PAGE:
A bit off subject: Has anyone taken a close look at Kerry recently? Maybe it’s the makeup he wears for TV appearances, but he doesn’t look healthy. His face appears puffy. It looks as though he could be on prednisone or some other anti inflammatory steroid drug.

  3. lefty665 says:

    Suppose it’s like law enforcement. No guarantee of individual protection against all crime, but the ability once something has happened to look at the pieces, id and go after the bad guys.

    Domestically is that worth gutting the Bill of Rights for? Never.

    Externally it will not protect us from all threats, but it will net some, hopefully most. There is too much data to individually look at everything that has been collected, so it is a judgement call on what has eyeball priority.

    There is always the hope that our resources were focused on real threats to the US rather than on Syria which is not. But that would represent a rational allocation of resources that is entirely absent in the hysteria to go to war. Wag the f***ing dog.

  4. lefty665 says:

    @LBJ: Kerry on steroids may be the hope for defeat of the aumf. It could take his bloviating to a personal best. That could be a deal killer.

  5. jerryy says:

    It takes some time for the NSA to schedule meetings with the DEA and build those parallel constructions out of leaked survelliance data. Not to mention, the legal assistants still have not quite found the language to intimidate the Syrian judiciary. So they were not able to warn anyone.

  6. M.Black says:

    Isn’t all this contradicted by the (admittedly suspicious) newspaper report — Britain’s Sunday Express? — that you commented upon last week: The Brits were claiming that through the Troodos monitoring station on Cyprus they had, and shared, real time awareness of the August 21 attack itself, but that they weren’t sufficiently convinced they could trust that the rebels weren’t involved in what they were picking up. And so they chose not to act upon it.

  7. Jim White says:

    Aw now, there’s that word again: “collect”. You know that the gummint doesn’t believe it has collected information until it is actually accessed. So they didn’t collect information about the attack until after it occurred.

  8. orionATL says:

    @Jim White:

    “we collected* the data, but didn’t collect** it.”

    * normal english meaning of “collect”

    ** special icon psyops meaning of “collect”.

  9. What Constitution? says:

    OK, so now the “utility” of this $52 Billion per year [albeit largely unconstitutional] collection and review apparatus is plain: it will allow the government to go back and sift through the rubble to find evidence to reconstruct the plot. To what end? To try a terrorist in Federal Court? Tell that to the people languishing in Gitmo. Plainly a goal worthy of eviscerating the Constitution, destroying fundamental principles of our society and replacing them with a 1984 mentality, infuriating America’s former allies and generally cementing a reputation as a lawless and despotic, but undoubtedly really powerful, rogue nation. How’s that workin’ out for us?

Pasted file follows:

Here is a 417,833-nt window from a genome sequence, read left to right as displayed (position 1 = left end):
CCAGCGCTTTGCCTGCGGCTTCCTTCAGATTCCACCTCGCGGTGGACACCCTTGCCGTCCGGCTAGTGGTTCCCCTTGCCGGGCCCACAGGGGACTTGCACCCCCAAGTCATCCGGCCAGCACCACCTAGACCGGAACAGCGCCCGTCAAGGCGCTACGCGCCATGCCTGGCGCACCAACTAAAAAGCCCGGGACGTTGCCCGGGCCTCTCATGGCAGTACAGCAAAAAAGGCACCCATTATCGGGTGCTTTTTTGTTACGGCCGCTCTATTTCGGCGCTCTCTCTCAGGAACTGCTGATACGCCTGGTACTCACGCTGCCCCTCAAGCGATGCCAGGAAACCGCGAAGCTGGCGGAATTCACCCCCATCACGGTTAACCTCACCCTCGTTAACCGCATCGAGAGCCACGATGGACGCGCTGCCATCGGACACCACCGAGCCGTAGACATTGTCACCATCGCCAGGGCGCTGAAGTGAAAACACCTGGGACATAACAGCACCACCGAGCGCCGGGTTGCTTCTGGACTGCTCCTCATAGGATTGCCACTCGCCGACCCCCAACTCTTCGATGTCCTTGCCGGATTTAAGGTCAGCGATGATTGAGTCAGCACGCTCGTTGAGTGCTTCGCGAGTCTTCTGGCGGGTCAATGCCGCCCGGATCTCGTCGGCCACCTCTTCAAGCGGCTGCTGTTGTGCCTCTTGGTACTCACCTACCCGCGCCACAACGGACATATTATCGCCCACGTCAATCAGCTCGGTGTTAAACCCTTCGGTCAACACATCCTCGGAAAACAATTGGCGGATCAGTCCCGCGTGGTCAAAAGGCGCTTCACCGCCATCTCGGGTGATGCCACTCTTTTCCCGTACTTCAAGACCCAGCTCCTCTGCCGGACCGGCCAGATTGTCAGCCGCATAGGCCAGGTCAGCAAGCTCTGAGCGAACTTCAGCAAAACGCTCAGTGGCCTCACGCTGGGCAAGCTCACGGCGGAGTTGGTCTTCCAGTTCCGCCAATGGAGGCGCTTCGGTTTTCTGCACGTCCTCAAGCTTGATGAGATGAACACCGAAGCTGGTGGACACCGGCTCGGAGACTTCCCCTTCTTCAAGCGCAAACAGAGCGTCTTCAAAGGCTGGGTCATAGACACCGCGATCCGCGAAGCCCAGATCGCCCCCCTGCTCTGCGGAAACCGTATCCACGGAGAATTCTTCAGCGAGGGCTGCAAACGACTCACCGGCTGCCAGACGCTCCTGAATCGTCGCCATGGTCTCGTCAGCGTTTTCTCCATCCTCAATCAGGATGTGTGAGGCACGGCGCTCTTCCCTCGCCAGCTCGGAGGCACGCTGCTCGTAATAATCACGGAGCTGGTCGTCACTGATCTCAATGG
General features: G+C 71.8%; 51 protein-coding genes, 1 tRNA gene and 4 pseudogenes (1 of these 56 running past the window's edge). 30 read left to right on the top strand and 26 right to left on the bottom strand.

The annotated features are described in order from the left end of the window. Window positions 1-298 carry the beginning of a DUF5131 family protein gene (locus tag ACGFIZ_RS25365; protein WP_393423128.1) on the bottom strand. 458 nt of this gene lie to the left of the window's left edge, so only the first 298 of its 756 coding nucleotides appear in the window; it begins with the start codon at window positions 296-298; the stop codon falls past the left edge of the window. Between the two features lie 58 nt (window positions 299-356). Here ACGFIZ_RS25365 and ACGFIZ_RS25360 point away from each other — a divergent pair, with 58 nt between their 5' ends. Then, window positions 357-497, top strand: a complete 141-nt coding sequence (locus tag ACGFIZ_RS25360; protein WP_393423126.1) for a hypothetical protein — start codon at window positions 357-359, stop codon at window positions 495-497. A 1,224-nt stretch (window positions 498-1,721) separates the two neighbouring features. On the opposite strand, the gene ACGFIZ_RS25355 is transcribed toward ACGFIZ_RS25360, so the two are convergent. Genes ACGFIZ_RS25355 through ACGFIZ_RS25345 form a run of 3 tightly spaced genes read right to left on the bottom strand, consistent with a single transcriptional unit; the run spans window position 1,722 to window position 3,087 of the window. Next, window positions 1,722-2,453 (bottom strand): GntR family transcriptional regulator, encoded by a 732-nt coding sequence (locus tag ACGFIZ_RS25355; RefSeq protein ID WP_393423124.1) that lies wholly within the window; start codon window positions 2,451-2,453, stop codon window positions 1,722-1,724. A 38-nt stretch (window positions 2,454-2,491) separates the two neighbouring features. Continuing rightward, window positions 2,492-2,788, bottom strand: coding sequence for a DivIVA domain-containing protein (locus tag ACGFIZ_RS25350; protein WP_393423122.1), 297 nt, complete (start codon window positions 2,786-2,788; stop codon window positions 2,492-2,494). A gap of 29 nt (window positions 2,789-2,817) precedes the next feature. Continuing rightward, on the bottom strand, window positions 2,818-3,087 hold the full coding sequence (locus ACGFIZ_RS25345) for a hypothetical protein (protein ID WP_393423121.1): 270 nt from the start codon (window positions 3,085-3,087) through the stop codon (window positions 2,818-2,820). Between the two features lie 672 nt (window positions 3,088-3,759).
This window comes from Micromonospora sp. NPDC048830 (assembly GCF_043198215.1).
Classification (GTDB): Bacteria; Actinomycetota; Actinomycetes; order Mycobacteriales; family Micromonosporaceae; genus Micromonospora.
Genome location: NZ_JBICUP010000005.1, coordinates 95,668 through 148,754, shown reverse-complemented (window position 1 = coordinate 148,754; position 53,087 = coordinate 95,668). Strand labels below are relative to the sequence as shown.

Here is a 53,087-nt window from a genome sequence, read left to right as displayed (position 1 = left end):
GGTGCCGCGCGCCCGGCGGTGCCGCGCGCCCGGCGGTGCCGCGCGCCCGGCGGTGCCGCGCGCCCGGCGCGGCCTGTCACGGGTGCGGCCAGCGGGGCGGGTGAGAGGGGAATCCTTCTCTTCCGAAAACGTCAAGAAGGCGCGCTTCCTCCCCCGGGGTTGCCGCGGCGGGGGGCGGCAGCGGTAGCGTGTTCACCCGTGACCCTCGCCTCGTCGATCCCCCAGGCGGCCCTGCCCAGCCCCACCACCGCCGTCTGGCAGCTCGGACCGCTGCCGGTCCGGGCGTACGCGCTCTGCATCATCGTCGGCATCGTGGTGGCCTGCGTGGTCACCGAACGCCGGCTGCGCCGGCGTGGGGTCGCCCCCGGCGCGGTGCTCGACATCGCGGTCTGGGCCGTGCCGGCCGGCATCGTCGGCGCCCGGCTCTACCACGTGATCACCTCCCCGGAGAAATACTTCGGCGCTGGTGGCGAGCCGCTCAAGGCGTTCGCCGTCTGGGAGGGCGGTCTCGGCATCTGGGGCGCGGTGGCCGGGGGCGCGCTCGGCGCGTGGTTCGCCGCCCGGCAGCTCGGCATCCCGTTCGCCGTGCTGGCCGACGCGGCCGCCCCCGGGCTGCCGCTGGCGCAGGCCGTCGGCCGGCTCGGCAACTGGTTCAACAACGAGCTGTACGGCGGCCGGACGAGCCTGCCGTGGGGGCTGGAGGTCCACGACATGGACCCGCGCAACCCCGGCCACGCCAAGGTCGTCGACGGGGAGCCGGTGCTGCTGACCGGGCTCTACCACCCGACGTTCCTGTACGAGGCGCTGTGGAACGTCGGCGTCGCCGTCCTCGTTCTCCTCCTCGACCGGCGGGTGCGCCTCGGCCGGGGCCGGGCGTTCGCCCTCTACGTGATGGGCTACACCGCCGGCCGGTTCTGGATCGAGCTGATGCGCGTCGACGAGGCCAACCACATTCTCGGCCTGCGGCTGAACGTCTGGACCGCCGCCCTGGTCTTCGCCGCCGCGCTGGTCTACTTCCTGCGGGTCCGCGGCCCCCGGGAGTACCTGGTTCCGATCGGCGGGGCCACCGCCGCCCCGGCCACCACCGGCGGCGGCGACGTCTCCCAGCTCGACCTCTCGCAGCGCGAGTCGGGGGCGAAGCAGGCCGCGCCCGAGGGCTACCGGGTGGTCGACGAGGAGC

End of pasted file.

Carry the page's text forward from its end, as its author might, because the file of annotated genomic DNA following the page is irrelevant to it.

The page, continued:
I particularly am impressed with the show we’re working on now — imperiling the civilians of a sovereign nation by insisting upon a unilateral military strike against a country whose leaders appear to have engaged in conduct illegal under international law, with nothing but the UN, the Pope and most every civilized nation but France (the country not-so-long-ago reviled as the home of Freedom Fries) aligned against us — while we continue to harbor our own international war criminal leaders for their petty and inconsequential use of torture and aggressive warfare. Smooth. Nothing to ponder here.

  10. Clark Hilldale says:

    FWIW, the majority of COMINT collected by the NSA is never translated into English.

    The procedure is to go back after a significant event and take a look at what had been collected then translate it and see if any clues, conclusions or insight can be drawn from the intel.

  11. orionATL says:

    @Clark Hilldale:

    as i have said before, retrospective, not prospective.

    it facilitates autopsies, but provides little real-time protection.

    nsa data collection is basically a policing tool to catch horse thieves and bank robbers ex post.

  12. seedeevee says:

    “The intelligence community was able to gather and analyze information after the fact . . . .”

    Not “factual information”, but “information after the fact”.